Dunn, on Friday, reaffirmed his belief that the Biden administration is serious about efforts to tackle SUD nationwide.
“This administration has an understanding that substance use disorder is a medical disease,” he said. “It’s not a moral failing, like some previous administrations have believed.”
Dunn feels the new parity rule regarding health plan oversight is one of the strongest signals in some time that the federal government is willing to take the lead on the issue. He believes officials in the Trump administration might have previously felt as though their hands were tied legally from fining insurers for parity violations, which is something the reconciliation bill seeks to change.
“That’s what we’re hoping will remain once this lengthy process is over,” Dunn said.
What lies ahead with the reconciliation bill fight
That “lengthy process” Dunn refers to is for the reconciliation bill, of which no timetable for a vote has been set as of Friday. Democrats — who control both the House and Senate on slim margins — have gone back and forth for months on the bill, which was originally budgeted at $3.5 trillion. The bill in its current iteration is to be funded by measures such as a 15% tax on profits of large corporations, as well as a surtax on the wealthiest 0.02% of individuals.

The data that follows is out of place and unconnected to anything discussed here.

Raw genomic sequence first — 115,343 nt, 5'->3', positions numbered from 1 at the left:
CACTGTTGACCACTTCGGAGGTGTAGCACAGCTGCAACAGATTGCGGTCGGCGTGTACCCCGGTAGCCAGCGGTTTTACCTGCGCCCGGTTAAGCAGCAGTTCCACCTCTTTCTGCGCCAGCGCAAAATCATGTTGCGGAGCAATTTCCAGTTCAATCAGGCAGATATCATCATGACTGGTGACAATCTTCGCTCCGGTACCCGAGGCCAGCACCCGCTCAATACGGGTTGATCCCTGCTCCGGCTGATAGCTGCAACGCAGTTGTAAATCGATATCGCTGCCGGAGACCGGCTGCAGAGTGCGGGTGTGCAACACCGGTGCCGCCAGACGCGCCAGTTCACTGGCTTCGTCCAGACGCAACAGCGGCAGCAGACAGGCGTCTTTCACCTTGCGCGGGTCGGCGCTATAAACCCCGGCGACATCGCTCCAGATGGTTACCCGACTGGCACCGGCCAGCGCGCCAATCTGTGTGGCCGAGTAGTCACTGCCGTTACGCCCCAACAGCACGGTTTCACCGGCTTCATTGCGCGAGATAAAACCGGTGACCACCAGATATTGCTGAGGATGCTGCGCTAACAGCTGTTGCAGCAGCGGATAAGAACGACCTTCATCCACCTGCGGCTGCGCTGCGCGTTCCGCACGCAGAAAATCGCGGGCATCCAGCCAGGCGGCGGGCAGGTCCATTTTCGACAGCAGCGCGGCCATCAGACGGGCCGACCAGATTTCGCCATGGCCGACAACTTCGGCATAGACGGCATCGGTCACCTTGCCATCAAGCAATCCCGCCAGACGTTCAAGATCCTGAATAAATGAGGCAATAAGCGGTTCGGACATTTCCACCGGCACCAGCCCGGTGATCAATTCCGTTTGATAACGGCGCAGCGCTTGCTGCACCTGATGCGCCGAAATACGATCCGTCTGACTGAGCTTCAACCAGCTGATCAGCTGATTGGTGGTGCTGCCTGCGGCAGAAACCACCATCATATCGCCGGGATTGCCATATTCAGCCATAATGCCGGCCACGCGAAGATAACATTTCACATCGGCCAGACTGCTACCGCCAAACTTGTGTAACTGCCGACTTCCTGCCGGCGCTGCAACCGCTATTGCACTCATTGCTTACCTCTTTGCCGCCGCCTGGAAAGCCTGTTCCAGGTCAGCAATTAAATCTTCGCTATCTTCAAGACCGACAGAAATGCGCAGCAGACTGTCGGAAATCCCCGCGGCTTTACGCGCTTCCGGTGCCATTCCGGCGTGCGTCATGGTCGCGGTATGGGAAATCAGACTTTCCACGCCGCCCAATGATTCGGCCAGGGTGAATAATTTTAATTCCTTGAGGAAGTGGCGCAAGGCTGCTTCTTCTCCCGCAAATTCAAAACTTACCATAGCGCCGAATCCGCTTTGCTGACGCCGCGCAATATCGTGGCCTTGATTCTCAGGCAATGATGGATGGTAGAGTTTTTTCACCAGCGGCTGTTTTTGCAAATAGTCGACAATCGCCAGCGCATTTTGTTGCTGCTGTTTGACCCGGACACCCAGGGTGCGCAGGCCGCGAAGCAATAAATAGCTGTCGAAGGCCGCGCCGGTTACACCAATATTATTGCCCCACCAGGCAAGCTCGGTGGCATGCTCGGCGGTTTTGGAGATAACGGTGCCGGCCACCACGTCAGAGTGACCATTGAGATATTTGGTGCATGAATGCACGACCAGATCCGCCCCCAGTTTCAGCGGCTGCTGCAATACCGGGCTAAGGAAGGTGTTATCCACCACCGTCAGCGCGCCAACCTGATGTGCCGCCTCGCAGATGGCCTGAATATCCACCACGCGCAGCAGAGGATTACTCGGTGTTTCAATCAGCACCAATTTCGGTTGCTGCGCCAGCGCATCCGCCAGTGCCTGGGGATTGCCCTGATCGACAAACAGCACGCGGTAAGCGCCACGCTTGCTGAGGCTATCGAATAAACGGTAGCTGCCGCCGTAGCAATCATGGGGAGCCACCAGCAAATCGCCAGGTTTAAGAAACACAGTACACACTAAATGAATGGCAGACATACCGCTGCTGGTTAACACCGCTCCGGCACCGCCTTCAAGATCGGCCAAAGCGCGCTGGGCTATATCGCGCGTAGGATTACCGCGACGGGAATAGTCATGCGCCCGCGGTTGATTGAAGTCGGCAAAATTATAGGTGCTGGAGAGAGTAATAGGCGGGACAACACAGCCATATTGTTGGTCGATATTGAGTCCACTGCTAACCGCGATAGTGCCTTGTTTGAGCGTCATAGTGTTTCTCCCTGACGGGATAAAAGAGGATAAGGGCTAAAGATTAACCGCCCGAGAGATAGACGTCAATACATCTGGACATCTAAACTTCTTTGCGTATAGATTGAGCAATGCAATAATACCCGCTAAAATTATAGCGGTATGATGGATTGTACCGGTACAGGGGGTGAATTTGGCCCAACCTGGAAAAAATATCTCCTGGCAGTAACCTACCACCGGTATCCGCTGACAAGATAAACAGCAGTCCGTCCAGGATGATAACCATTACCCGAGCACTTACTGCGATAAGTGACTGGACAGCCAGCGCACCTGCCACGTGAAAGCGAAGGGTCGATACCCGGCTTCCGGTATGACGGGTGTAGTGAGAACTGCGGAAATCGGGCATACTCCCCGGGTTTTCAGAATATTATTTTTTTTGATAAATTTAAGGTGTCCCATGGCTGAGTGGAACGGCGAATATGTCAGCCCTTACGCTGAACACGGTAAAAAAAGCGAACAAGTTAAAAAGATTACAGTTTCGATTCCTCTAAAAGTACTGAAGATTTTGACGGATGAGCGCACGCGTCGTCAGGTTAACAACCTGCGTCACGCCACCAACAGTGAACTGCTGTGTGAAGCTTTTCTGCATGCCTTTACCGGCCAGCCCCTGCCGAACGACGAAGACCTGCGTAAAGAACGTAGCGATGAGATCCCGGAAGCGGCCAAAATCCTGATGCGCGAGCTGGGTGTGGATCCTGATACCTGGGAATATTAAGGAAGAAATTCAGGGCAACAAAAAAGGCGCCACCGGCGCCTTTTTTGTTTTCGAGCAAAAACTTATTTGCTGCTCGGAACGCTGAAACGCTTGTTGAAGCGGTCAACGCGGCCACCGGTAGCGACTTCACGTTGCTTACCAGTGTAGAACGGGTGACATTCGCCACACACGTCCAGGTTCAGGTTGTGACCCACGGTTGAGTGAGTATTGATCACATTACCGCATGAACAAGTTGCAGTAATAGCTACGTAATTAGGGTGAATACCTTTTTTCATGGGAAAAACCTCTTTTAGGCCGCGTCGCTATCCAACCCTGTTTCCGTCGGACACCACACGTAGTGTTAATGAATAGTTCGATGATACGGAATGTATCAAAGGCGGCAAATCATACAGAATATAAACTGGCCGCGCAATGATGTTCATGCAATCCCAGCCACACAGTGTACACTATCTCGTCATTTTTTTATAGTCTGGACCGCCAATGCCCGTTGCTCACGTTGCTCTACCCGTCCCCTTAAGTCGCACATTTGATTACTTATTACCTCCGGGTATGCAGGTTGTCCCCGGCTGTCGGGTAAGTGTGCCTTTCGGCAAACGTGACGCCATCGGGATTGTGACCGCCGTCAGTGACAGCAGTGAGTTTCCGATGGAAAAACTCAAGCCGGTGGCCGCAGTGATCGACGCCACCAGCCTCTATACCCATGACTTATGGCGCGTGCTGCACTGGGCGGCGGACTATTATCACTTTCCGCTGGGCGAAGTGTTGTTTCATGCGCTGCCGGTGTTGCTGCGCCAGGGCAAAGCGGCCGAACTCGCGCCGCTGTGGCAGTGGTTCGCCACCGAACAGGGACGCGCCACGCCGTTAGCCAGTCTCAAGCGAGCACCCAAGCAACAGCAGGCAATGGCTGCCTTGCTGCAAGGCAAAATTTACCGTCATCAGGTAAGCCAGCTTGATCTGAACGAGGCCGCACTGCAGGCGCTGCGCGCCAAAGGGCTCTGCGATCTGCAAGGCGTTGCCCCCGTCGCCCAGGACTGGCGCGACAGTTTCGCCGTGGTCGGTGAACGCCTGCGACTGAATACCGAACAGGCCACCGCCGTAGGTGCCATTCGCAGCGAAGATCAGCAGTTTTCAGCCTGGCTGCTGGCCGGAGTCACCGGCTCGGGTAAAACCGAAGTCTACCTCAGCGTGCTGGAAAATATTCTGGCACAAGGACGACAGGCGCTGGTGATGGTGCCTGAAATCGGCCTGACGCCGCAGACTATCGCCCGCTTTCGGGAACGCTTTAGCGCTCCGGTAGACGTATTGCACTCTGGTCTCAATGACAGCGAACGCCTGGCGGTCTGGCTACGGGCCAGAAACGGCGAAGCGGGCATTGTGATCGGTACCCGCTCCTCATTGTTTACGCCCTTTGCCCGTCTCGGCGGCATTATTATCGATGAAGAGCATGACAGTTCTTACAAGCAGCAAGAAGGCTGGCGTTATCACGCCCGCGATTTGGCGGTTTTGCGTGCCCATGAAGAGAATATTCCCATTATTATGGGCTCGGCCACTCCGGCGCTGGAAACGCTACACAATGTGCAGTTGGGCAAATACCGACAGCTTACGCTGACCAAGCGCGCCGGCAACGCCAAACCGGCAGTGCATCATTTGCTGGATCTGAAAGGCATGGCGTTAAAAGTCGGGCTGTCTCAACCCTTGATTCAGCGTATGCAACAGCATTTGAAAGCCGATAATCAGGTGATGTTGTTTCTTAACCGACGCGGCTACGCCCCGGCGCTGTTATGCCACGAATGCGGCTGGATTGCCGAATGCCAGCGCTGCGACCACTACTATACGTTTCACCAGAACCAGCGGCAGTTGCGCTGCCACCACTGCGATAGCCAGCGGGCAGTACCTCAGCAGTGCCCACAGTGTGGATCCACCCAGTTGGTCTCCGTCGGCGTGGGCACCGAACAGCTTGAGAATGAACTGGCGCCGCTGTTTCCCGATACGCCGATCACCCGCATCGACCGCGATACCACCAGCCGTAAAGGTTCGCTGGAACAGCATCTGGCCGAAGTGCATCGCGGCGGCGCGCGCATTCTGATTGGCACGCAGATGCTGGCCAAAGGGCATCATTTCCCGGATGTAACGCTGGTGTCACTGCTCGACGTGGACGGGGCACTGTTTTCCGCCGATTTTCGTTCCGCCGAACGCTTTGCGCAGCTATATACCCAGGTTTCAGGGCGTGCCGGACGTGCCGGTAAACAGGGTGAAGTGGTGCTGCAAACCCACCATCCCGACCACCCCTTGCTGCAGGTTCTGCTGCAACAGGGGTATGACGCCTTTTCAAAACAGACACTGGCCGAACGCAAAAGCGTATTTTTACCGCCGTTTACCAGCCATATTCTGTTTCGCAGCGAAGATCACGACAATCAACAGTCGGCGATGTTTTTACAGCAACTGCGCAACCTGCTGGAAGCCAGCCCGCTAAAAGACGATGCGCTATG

Coughlin also said that much can still change with the bill ahead of any scheduled vote, but is overall hopeful by what it could mean for the behavioral health industry. Besides parity, Coughlin praised the bill for addressing industry workforce concerns — such as $25 million allocated to community organizations to bring aboard peer recovery specialists, as well as $75 million for the recruitment of maternal mental health and SUD treatment personnel.
Additionally, Coughlin is encouraged that the bill called for covering 4 million more Americans under Medicaid, which is the nation’s largest payer of behavioral health services.
“The provisions on addressing the Medicaid coverage gap, which have the potential to cover an additional 4 million low-income or uninsured Americans, are positive as we look to improve access to people having some kind of health insurance,” he said.
Coughlin said that the reconciliation bill is not the biggest legislative statement that Congress has recently made in their commitment to behavioral health. He believes one better example of that has come from the Senate Finance Committee, in a bi-partisan effort, putting out a request for information to industry stakeholders on ways to improve behavioral health access.
However, Coughlin feels measures in the bill regarding behavioral health are a step in the right direction, even if that step — in his opinion — could be bigger.
“It’s encouraging to see the focus put on this, but we know there’s a lot more work that needs to be done,” he said. “It is a solid recognition of the needs that are out there, but we are competing against the broader budget.”